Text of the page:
World's largest augmented reality mural is in the making in Tulsa, Adobe launches Substance 3D tools for immersive creativity, and Facebook is working on some quite interesting AR headwear.
Los Angeles-based artists Eric Skotnes and Ryan Sarfati, better known by their artist names of Zoueh and Yanoe are working on a massive project in Tulsa, US - a massive 15,000 square foot (appr. 1400 square meters) mural.
The mural called The Majestic "is kind of like our version of an ethereal world," said Sarfati. The piece will present an angel holding two children and local flora and fauna.
The painting is scheduled to be completed in July, after which animators will come in and bring life to it - animations, audio and 3D launching through the viewers' mobile devices. It will also hold a world record of the largest AR mural in the world.
Adobe has launched Substance 3D tools that take advantage of AI technology for immersive creation.
In 2018, the company acquired Allegorithmic to do 3D and immersive design. Now, it targets a new generation of designers who are just starting to use 3D in their processes.
Substance 3D uses artificial intelligence to eliminate much of the technical complexity of the 3D design. In addition to 3D tools, the collection includes models, textures, lighting systems, and other assets.
The tools aim to make more realistic special effects, gaming, and entertainment imagery. They are helpful also to other industries that similarly require precision in design.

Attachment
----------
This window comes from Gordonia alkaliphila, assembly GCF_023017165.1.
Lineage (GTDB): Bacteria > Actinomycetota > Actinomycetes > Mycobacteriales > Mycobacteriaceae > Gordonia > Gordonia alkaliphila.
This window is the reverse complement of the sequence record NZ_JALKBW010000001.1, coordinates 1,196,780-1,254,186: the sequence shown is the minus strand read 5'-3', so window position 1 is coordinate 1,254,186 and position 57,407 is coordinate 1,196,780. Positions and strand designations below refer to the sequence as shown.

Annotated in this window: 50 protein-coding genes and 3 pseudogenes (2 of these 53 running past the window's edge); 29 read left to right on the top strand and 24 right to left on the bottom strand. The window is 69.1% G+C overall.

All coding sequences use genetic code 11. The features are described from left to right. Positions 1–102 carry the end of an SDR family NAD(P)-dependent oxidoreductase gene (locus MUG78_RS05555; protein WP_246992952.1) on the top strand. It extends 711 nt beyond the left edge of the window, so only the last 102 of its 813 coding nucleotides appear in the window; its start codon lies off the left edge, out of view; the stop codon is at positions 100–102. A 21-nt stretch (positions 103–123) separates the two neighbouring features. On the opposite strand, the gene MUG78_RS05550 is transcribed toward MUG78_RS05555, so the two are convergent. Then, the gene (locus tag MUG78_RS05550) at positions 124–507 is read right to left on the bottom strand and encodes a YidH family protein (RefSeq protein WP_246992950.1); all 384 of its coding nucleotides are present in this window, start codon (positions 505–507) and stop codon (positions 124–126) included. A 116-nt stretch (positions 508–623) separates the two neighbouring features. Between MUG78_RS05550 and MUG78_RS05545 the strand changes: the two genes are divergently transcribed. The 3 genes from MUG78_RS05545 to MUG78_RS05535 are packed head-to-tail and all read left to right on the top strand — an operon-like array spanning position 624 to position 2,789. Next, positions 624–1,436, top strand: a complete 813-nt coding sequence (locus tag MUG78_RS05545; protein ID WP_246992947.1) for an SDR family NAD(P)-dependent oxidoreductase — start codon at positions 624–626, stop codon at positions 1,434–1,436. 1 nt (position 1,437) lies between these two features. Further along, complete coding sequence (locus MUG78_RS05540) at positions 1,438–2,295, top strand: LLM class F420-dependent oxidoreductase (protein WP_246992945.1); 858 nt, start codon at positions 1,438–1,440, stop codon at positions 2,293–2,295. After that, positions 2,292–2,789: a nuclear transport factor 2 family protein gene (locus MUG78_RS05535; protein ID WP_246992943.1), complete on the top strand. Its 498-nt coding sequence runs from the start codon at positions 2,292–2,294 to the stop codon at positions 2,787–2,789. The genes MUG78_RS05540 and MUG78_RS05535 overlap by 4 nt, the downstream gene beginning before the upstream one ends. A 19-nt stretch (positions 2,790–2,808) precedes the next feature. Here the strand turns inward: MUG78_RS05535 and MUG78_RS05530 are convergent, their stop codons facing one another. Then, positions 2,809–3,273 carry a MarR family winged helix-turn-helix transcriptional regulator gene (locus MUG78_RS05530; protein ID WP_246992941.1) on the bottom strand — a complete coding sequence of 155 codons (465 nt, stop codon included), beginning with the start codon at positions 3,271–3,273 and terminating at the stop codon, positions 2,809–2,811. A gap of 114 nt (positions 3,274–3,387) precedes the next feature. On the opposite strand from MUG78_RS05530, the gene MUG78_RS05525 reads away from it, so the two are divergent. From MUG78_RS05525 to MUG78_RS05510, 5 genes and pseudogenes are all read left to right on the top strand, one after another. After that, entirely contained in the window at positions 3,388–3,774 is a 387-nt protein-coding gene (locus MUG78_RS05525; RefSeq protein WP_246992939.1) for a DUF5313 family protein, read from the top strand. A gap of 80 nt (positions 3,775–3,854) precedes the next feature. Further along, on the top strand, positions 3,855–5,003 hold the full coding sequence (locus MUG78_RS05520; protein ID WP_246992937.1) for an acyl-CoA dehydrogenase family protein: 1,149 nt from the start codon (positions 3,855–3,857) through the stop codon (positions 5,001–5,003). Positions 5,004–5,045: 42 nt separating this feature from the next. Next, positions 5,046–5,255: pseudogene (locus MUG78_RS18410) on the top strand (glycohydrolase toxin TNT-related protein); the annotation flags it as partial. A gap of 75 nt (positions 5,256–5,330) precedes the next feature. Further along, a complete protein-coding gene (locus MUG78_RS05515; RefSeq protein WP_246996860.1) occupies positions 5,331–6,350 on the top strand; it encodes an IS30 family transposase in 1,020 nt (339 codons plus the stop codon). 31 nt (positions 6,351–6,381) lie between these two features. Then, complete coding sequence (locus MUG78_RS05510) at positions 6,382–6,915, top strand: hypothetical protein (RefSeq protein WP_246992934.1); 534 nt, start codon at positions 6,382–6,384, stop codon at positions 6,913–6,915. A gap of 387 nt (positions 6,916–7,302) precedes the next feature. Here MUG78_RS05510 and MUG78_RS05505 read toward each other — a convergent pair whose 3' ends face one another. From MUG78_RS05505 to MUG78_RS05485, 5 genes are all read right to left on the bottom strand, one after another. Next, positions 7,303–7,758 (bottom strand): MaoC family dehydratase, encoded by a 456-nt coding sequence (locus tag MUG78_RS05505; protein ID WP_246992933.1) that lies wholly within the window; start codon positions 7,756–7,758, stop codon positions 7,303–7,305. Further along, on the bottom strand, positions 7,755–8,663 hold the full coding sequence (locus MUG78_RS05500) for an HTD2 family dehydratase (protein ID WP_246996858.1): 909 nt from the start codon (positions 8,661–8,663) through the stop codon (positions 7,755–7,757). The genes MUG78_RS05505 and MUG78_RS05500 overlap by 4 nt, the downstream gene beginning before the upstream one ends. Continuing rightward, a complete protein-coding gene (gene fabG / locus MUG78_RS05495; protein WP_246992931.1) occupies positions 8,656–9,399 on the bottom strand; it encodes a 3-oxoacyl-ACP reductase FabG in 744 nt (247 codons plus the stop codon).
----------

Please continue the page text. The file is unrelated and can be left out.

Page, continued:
Ok, this one had me laughing so hard I had no choice but to include it. Round of applause to Futurism for exquisite writing!
Facebook has been awarded a patent for augmented reality (AR) headwear, and it sure looks quite interesting!
These new designs incorporate the display into existing articles of clothing and, by moving hardware away from the wearer's face, could theoretically make AR headgear more comfortable. The headwear comes with a mixed reality display that can fold up and out of sight when you don't feel like using it, which could come in handy.
But. Yes, there had to be a but.
"The display also somehow simultaneously dangles from the edge of a baseball cap and balances on the wearer's nose. If baseball caps aren't your style, don't worry! Facebook thought ahead and also released designs that would work with a visor, a cowboy hat, and even a fedora," Futurism wrote.
If the mental image of this isn't making you giggle, maybe this will.
"Even the little dude in the design mockups looks like he doesn't want to be there. I mean, just look at him. He looks like he's trying to escape his own hat."
But jokes aside. This is still progress in trying to find the right gear for AR wearables' mass adoption. You can't know if it works or not if you don't try it first.
Okay, friends, that's all for now. See you next time!